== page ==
10 Questions With… Åke Axelsson
Åke Axelsson is one of Sweden’s most respected designers and interior architects. During his career he has designed more than 200 chairs, earning him the moniker “the king of chairs.” Raised on a small farm in southern Sweden in the 1930s and 40s he learned traditional handicrafts at an early age before leaving home to train as a cabinetmaker.
By the 60s, he had branched out into interior architecture, specializing in large-scale interior commissions and began designing chairs specifically for his projects. In 2003, together with his daughter and son-in-law, Axelsson purchased Gärsnäs, a then struggling furniture factory that is now one of Sweden’s most successful furniture manufacturers.
A long-standing advocate for sustainability, the environmental impact of furniture manufacturing has spurred Axelsson to focus on small-scale production. He recently opened his own online store, selling wood furniture made in his home workshop. Here, the octogenarian, who recently celebrated his 89th birthday, discusses his latest project and closing the circle.
Interior Design: You began your career at the age of 15 studying carpentry, so you could say that with your latest venture, creating furniture by hand, you have come full circle. How does it feel?
Åke Axelsson: Throughout my career, carpentry has been an important part of my creative work, both in terms of furniture design and design of environments. What I am now doing is developing the carpentry into a small-scale industrial craft for the production of its own collection of furniture for sale on the web shop. Maybe it’s to close the circle?
ID: At 89 years old, you have passed retirement age, yet you are still active as co-owner of the Swedish furniture manufacturer Gärsnäs and at the end of last year, you launched your own online shop selling handmade furniture. What led you to take that step?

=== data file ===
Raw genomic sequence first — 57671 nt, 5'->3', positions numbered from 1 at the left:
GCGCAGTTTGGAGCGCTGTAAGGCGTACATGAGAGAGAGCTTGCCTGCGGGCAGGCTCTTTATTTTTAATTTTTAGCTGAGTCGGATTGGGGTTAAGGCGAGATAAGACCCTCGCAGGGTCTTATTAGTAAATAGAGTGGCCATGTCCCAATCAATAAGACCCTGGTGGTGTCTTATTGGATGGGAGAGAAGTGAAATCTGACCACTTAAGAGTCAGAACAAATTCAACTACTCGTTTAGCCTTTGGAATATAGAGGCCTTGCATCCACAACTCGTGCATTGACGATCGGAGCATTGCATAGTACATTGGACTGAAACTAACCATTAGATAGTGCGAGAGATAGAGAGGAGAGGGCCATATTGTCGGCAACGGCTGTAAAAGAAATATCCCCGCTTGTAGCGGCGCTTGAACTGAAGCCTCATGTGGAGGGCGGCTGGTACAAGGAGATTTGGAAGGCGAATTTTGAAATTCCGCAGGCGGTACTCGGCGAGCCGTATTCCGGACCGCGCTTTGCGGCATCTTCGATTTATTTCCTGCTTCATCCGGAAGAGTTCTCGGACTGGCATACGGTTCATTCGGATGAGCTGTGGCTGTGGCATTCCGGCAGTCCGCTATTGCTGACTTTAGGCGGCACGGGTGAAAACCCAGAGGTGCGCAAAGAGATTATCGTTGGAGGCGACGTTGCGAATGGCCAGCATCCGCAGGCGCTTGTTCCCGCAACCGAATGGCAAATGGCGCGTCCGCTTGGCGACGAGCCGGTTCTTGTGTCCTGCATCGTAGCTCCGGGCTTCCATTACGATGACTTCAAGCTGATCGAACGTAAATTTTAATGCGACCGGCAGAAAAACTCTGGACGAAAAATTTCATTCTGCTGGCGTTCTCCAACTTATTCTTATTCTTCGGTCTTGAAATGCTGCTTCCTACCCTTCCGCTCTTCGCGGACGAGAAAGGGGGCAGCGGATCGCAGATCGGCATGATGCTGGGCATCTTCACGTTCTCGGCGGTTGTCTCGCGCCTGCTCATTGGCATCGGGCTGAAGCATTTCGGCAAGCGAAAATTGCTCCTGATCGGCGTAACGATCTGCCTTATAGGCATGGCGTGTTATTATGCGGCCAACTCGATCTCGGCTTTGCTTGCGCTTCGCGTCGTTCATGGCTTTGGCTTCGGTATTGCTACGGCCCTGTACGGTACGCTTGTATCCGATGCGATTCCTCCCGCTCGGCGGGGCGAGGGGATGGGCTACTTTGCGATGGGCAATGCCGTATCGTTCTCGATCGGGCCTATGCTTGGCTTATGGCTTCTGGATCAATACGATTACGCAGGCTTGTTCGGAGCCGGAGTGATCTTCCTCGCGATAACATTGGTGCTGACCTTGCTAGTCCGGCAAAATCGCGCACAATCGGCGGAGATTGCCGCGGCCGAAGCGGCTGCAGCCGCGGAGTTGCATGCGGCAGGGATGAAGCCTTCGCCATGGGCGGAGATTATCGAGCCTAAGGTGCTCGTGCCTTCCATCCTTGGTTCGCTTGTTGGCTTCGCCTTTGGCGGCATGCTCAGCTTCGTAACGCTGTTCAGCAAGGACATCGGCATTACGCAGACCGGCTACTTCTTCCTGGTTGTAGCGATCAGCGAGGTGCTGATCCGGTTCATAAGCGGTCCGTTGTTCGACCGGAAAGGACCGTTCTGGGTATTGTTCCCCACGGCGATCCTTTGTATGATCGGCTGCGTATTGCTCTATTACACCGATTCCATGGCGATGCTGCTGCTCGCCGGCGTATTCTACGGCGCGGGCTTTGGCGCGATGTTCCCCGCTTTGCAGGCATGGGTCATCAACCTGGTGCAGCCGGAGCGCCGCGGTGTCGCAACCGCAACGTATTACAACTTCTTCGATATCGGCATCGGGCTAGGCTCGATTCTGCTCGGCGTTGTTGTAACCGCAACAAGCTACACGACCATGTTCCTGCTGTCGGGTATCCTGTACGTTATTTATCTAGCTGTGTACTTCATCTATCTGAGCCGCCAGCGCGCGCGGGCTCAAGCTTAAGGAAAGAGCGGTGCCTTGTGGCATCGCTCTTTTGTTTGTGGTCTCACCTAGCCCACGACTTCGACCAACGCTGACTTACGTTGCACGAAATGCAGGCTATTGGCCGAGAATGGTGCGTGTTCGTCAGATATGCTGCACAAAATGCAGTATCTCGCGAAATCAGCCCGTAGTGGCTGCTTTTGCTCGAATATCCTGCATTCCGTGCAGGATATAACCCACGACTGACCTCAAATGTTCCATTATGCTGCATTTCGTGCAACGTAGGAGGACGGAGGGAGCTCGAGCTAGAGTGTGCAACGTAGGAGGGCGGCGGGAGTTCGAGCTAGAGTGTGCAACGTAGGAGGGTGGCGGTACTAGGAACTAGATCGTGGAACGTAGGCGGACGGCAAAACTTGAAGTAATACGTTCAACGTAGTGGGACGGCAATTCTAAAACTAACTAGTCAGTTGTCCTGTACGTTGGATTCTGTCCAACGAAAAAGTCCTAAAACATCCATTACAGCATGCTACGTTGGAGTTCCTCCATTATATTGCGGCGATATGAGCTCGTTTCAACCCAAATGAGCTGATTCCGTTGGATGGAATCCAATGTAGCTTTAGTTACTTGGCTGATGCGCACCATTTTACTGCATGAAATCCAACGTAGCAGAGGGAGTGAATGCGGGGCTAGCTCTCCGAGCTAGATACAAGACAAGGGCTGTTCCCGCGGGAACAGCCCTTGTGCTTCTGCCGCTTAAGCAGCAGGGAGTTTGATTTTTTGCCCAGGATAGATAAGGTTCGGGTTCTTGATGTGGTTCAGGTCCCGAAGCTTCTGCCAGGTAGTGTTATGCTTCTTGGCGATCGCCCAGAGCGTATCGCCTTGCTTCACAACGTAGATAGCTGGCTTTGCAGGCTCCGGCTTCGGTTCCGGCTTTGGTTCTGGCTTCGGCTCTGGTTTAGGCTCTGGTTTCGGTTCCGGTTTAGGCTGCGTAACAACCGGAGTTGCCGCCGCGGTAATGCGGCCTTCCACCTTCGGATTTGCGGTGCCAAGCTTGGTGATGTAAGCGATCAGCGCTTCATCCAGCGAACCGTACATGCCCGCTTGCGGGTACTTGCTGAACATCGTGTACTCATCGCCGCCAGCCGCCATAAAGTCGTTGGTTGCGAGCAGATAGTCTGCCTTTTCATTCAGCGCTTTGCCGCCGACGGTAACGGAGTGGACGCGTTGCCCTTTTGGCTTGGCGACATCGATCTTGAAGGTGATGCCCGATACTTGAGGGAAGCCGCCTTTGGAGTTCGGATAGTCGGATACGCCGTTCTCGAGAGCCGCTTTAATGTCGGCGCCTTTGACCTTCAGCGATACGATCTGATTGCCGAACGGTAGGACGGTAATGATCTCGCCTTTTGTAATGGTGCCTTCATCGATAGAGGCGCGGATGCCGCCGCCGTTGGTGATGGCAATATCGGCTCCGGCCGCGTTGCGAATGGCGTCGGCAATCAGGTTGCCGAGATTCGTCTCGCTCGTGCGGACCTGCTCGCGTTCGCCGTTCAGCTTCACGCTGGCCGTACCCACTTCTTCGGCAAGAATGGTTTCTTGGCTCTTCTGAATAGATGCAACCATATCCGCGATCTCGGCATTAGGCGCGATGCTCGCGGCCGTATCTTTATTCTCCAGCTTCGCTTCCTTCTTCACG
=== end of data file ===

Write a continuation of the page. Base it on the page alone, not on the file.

AA: My long experience of both design and production of furniture is still of great value for production at Gärsnäs, but I also want to try to reach out to other customers, such as young and urban consumers through small-scale production and online sales.
ID: You have designed over 200 chairs during your career. What do you think of when designing a new chair?
AA: I am very careful that the chair’s function—for the environment and the clientele it is intended for— becomes the intended function.
ID: What is the secret to a good chair?
AA: The fact that the chair’s shape and function are adapted to the user’s needs is more important than superficial design.
ID: You recently launched your own web store, selling an updated version of your 2013 Nomad Collection, which you produce by hand with your assistant Daniel Ericsson, along with a few of your classics from Gärsnäs. Could you tell us about the collection?
AA: I designed the revised 2019 Nomad furniture series with today’s more flexible and mobile urban dwellers in mind. It is light and energy-efficient and is easily mountable by the customer. Because it contains no glue or screws and is delivered flat pack, it also boasts energy-efficient production and distribution.
ID: Which is your favorite chair designed by you and which is your favorite designed by another?
AA: Of mine, I like my Wood stool, designed in 2010 and produced by Gärsnäs, because it is both functional and sustainable in its design. Of other chairs, I like Michael Thonet’s S214 stool, designed in the 1850s. This was the first stool to be produced industrially on a large scale for Europe’s rapidly growing urban population in the 19th century.
ID: In addition to being known as a maestro of chair design, you are also one of Sweden’s most famous interior designers, responsible for projects such as the interior of the Baltic Center of Contemporary Art in England and Carl Gustaf XVI’s Jubilee room in Stockholm’s Royal Palace. Some of your most successful chairs were designed for a specific project. When you draw chairs, do you instinctively think of an environment as part of the design process?
AA: The environment must always be present when designing the chair, whether it is a specific environment, of which I have had the privilege of designing many, or an imagined environment, such as different types of public meeting places, schools or churches. Whatever the chair (or environment) it should always be designed for the benefit of the user.
ID: During your long career, sustainability has been an essential part of your work. What are your thoughts on the current growing awareness of the environment and sustainable production?
AA: Increased interest and demands to protect our environment and sustainability are the most important things that have happened during the human industrial age. We who work with design, production and creative activities have both great opportunities, as well as an obligation to influence the industry and to move it in a positive direction.
ID: What do you hope to pass on to this generation and future generations of designers?
AA: I want to give my well-documented, long and versatile work with furniture and interior design as inspiration and knowledge of what we could create during parts of the 20th and 21st century.
ID: What do you do in your free time?
AA: I have no free time.